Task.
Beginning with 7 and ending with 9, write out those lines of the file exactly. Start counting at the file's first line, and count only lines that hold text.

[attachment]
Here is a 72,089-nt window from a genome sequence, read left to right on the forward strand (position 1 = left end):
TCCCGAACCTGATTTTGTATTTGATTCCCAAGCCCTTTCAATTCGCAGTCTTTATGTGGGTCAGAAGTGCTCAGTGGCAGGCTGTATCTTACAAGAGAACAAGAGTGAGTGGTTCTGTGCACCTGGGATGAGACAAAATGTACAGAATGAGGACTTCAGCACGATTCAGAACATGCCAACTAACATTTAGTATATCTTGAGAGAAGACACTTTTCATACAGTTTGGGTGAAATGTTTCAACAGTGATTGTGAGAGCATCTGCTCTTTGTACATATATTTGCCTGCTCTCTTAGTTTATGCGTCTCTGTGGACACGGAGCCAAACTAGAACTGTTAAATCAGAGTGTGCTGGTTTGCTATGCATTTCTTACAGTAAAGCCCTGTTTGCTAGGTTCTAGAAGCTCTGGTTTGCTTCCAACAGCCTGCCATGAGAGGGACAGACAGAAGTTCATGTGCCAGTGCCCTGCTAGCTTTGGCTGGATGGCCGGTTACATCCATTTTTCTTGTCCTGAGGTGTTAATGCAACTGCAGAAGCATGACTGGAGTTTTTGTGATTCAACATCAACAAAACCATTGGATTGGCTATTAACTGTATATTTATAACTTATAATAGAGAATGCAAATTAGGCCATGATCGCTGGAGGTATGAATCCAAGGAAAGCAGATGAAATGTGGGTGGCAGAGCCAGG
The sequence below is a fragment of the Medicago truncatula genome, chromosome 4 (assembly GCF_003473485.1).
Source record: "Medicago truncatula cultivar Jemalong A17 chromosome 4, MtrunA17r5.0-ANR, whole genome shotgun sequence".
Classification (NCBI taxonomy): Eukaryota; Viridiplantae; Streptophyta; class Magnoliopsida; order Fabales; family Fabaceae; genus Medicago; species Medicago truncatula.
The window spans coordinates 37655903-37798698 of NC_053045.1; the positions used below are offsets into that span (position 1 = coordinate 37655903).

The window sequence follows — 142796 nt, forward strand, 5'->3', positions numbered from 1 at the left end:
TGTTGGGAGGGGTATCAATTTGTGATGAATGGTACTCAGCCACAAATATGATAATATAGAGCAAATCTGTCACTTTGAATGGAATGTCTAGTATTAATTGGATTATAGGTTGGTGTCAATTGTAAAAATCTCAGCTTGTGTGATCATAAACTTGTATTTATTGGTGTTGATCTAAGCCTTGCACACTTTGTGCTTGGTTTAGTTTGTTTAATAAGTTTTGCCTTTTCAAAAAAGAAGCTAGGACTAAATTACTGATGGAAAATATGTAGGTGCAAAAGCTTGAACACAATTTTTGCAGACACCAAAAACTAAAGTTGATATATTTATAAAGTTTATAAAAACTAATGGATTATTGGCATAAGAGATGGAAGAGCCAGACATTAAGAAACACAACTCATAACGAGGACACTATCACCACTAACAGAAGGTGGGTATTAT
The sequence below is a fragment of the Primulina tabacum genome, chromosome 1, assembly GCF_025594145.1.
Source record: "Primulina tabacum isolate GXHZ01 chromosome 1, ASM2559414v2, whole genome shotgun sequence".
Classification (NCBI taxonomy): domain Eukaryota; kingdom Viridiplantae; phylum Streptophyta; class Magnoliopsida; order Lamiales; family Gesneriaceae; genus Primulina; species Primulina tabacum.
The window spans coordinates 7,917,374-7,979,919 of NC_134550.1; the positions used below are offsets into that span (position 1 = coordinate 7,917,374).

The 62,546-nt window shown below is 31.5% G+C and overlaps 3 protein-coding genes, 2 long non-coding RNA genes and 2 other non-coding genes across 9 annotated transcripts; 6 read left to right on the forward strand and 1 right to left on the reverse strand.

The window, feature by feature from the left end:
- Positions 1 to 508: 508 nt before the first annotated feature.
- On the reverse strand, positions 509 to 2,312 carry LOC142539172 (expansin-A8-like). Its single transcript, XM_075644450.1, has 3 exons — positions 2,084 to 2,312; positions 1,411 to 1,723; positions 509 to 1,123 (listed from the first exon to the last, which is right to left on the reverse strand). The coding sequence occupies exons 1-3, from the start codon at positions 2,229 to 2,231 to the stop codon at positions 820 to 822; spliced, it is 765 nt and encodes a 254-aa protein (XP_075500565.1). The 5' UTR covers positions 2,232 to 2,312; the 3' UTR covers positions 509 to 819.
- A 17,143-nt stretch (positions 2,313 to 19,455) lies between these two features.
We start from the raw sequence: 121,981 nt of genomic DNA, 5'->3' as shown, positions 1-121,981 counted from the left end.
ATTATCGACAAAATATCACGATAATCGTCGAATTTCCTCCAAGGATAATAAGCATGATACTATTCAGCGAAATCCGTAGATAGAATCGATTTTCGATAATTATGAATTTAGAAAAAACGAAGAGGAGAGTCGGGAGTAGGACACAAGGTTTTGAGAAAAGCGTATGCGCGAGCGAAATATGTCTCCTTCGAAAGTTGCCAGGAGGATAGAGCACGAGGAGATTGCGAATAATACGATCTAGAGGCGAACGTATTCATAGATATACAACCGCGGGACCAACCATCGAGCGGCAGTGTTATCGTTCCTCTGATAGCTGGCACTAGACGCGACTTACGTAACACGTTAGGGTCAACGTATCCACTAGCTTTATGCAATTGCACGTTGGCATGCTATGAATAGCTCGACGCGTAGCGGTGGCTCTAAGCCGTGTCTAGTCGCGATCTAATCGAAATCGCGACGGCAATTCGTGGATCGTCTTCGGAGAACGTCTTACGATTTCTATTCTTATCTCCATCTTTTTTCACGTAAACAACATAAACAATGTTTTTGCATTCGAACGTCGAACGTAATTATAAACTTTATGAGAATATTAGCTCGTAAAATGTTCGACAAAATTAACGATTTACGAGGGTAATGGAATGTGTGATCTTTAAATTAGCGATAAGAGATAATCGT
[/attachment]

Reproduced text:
The window sequence follows — 142796 nt, forward strand, 5'->3', positions numbered from 1 at the left end:
TGTTGGGAGGGGTATCAATTTGTGATGAATGGTACTCAGCCACAAATATGATAATATAGAGCAAATCTGTCACTTTGAATGGAATGTCTAGTATTAATTGGATTATAGGTTGGTGTCAATTGTAAAAATCTCAGCTTGTGTGATCATAAACTTGTATTTATTGGTGTTGATCTAAGCCTTGCACACTTTGTGCTTGGTTTAGTTTGTTTAATAAGTTTTGCCTTTTCAAAAAAGAAGCTAGGACTAAATTACTGATGGAAAATATGTAGGTGCAAAAGCTTGAACACAATTTTTGCAGACACCAAAAACTAAAGTTGATATATTTATAAAGTTTATAAAAACTAATGGATTATTGGCATAAGAGATGGAAGAGCCAGACATTAAGAAACACAACTCATAACGAGGACACTATCACCACTAACAGAAGGTGGGTATTAT
The sequence below is a fragment of the Primulina tabacum genome, chromosome 1, assembly GCF_025594145.1.